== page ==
This means that if CO2 enters the atmosphere from fossil fuel burning, the carbon should be almost entirely C12. So, if the rise in atmospheric CO2 is due to fossil fuel burning, then the atmospheric proportion of the heavier isotopes C13 and C14 should be decreasing. And that’s exactly what we observe. The proportion of C13 and C14 in atmospheric CO2 is decreasing, in exactly the way we would expect if the source of the additional CO2 is fossil-fuel combustion.

In fact, there’s simply no doubt. The source of the dramatic increase in atmospheric CO2 concentration is the burning of fossil fuels.

Effect of Increased CO2

CO2 really does absorb infrared radiation, acting as a “greenhouse gas” that raises global average temperature. But it has other effects too. Increased atmospheric CO2 tends to dissolve (slowly) in the oceans, and that alters the carbon chemistry of the oceans. In particular, it makes the oceans more acidic. Increased ocean acidity threatens to dissolve the calcium carbonate which many ocean life forms use to construct their bodies. This threatens the base of the marine food chain, threatening a collapse of marine ecosystems.

In fact, some people believe that the danger from ocean acidification is even greater than the danger from global warming; a collapse of marine ecosystems will certainly have a disastrous effect on earth’s life systems. But this is by no means certain. It seems to me, that we should not find out by experimenting with the only planet we have to live on.

Categories: Global Warming

10 responses so far ↓

  • Marvin Lange // Nov 30th 2006 at 10:50 pm

    This was disappointing, I wanted to see what the figures were for animal life contribution…including bacteria to human beings. there are about 6 billion people exhaling,
    the equivalent of about 10 billion in cattle, assuming 2 billion cattle. the ration being 1 for 3 in US. And cattle intuitively exhale a lot more co2 than humans. with about 5 times the weight.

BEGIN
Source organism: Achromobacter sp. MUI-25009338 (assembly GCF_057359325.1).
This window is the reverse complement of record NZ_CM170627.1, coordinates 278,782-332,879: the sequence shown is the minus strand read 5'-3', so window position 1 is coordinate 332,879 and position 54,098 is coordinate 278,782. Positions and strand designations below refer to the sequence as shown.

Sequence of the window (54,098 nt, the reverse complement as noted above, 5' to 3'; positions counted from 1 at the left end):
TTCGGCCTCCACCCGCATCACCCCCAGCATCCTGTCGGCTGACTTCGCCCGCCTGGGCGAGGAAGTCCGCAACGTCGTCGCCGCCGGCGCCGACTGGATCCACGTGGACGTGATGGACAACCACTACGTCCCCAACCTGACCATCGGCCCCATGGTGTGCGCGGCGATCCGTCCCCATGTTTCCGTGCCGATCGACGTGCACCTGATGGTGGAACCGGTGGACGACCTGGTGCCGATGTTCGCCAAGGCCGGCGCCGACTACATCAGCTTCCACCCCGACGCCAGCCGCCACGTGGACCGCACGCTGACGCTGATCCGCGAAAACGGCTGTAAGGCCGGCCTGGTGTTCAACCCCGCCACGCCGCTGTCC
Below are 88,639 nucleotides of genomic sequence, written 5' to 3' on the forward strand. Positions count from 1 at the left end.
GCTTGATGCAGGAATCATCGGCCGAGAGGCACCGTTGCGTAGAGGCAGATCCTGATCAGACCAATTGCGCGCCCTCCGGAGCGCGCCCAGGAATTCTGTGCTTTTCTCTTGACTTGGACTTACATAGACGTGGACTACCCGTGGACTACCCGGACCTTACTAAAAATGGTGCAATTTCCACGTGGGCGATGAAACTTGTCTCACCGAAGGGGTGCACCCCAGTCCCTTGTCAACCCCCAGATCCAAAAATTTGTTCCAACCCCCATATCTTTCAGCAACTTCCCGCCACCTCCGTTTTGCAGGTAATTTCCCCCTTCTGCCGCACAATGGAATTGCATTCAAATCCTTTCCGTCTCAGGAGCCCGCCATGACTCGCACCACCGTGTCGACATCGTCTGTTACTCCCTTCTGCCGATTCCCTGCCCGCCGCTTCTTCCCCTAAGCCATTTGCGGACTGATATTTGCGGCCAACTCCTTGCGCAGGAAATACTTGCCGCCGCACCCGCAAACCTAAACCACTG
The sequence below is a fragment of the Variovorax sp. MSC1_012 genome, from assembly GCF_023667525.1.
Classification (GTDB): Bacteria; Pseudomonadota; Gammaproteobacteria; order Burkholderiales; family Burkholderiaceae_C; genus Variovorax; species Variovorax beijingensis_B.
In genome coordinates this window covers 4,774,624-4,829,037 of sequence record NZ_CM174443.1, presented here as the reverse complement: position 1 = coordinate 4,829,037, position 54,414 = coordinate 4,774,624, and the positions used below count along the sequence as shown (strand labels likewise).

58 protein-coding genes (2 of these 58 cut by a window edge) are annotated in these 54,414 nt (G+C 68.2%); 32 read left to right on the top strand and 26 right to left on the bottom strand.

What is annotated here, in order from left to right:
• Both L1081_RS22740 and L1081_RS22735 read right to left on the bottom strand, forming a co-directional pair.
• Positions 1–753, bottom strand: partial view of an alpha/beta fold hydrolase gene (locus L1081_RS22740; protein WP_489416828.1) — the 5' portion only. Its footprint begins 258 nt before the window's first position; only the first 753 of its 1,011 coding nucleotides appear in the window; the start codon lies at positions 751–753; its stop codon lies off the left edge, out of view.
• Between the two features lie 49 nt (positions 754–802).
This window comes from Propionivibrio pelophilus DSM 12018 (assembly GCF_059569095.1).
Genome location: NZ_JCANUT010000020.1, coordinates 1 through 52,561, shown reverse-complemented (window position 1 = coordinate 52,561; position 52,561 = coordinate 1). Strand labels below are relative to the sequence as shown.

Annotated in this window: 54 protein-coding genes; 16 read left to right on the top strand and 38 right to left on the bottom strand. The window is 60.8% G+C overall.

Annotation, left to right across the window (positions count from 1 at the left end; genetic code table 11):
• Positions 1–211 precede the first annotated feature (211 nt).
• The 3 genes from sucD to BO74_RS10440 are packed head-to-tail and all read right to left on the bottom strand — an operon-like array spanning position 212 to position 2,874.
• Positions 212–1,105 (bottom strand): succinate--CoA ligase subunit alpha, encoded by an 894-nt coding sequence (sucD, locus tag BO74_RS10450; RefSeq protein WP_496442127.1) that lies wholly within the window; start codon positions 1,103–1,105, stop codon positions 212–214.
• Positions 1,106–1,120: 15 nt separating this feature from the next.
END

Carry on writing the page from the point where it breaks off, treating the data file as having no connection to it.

You could probably correlate the animal weight
    increase with CO2 over the years were such information available.

    just for starters.

    [Response: Not possible, for two reasons. First is the isotopic composition of carbon in atmospheric CO2: it matches precisely what we should see if CO2 increase is due to the burning of fossil fuels. Second, the carbon which makes up animal life (and which we exhale as CO2) comes from eating other animals and plants, and the carbon which makes up plant life comes from the atmosphere. So the “source” of that CO2 which you think is increasing atmospheric concentration, is the atmosphere itself.]

  • Steven // Jan 19th 2007 at 8:28 pm

    Misleading graph. Notice that the Vostok Ice Core data refers back to time period between 420000 and 200000 years ago. Current CO2 emission is at around 375 ppmv. Compared to the peak of the graph 300 ppmv, current CO2 emission is considerably high.

    [Response: I’m not sure what you mean. The graph of CO2 concentration from Vostok goes up to about 2300 years ago; the axis labels go from 420,000 yr ago to 20,000 (not 200,000) yr ago. And the data plotted are not emissions, they’re atmospheric concentration.]

  • bereans // Jan 27th 2007 at 3:43 am

    Hi OM!

    Enjoyed the post–ran into your comment over at Doug’s Darkworld.

    I am a global warming sketic–I believe that global warming, atmospheric changes, weather patterns (or lack thereof), magnet field fluctuations, etc., etc. are natural to this earth and have happened since the dawn of time. I also believe that we CAN put harmful things into our atmosphere and that we shouldn’t do it. But, what makes me a skeptic is the current contrived crisis that is completely political in nature.